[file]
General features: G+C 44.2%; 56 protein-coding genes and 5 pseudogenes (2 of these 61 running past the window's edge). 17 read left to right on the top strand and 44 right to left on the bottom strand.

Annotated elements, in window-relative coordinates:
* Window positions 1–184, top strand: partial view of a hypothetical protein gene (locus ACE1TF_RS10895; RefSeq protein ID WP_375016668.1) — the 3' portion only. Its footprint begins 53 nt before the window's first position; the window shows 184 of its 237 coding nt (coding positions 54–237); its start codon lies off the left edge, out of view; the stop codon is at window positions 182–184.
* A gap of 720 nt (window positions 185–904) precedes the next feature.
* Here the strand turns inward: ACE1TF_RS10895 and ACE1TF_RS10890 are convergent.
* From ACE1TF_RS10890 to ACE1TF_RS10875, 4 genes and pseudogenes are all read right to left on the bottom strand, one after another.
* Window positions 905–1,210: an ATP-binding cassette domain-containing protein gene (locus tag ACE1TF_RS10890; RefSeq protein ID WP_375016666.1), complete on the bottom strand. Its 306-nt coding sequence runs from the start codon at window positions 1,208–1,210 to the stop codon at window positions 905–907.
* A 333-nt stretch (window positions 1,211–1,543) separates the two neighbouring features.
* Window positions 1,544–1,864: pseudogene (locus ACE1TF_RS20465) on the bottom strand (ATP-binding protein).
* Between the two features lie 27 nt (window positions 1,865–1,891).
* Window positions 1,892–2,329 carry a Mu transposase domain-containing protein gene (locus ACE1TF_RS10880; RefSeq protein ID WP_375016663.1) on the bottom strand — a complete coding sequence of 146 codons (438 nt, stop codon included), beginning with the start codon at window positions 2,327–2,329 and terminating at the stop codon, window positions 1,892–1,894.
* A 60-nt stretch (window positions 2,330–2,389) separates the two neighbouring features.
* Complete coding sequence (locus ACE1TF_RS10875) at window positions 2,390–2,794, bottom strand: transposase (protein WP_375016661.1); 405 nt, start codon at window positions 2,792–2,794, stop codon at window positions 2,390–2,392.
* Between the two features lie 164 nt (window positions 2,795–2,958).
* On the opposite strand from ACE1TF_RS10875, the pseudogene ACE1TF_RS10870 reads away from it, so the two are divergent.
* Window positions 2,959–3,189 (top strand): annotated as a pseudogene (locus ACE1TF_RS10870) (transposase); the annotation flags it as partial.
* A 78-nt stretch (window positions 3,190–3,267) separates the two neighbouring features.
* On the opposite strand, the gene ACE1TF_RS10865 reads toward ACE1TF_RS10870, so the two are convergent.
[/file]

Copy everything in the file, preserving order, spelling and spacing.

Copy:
General features: G+C 44.2%; 56 protein-coding genes and 5 pseudogenes (2 of these 61 running past the window's edge). 17 read left to right on the top strand and 44 right to left on the bottom strand.

Annotated elements, in window-relative coordinates:
* Window positions 1–184, top strand: partial view of a hypothetical protein gene (locus ACE1TF_RS10895; RefSeq protein ID WP_375016668.1) — the 3' portion only. Its footprint begins 53 nt before the window's first position; the window shows 184 of its 237 coding nt (coding positions 54–237); its start codon lies off the left edge, out of view; the stop codon is at window positions 182–184.
* A gap of 720 nt (window positions 185–904) precedes the next feature.
* Here the strand turns inward: ACE1TF_RS10895 and ACE1TF_RS10890 are convergent.
* From ACE1TF_RS10890 to ACE1TF_RS10875, 4 genes and pseudogenes are all read right to left on the bottom strand, one after another.
* Window positions 905–1,210: an ATP-binding cassette domain-containing protein gene (locus tag ACE1TF_RS10890; RefSeq protein ID WP_375016666.1), complete on the bottom strand. Its 306-nt coding sequence runs from the start codon at window positions 1,208–1,210 to the stop codon at window positions 905–907.
* A 333-nt stretch (window positions 1,211–1,543) separates the two neighbouring features.
* Window positions 1,544–1,864: pseudogene (locus ACE1TF_RS20465) on the bottom strand (ATP-binding protein).
* Between the two features lie 27 nt (window positions 1,865–1,891).
* Window positions 1,892–2,329 carry a Mu transposase domain-containing protein gene (locus ACE1TF_RS10880; RefSeq protein ID WP_375016663.1) on the bottom strand — a complete coding sequence of 146 codons (438 nt, stop codon included), beginning with the start codon at window positions 2,327–2,329 and terminating at the stop codon, window positions 1,892–1,894.
* A 60-nt stretch (window positions 2,330–2,389) separates the two neighbouring features.
* Complete coding sequence (locus ACE1TF_RS10875) at window positions 2,390–2,794, bottom strand: transposase (protein WP_375016661.1); 405 nt, start codon at window positions 2,792–2,794, stop codon at window positions 2,390–2,392.
* Between the two features lie 164 nt (window positions 2,795–2,958).
* On the opposite strand from ACE1TF_RS10875, the pseudogene ACE1TF_RS10870 reads away from it, so the two are divergent.
* Window positions 2,959–3,189 (top strand): annotated as a pseudogene (locus ACE1TF_RS10870) (transposase); the annotation flags it as partial.
* A 78-nt stretch (window positions 3,190–3,267) separates the two neighbouring features.
* On the opposite strand, the gene ACE1TF_RS10865 reads toward ACE1TF_RS10870, so the two are convergent.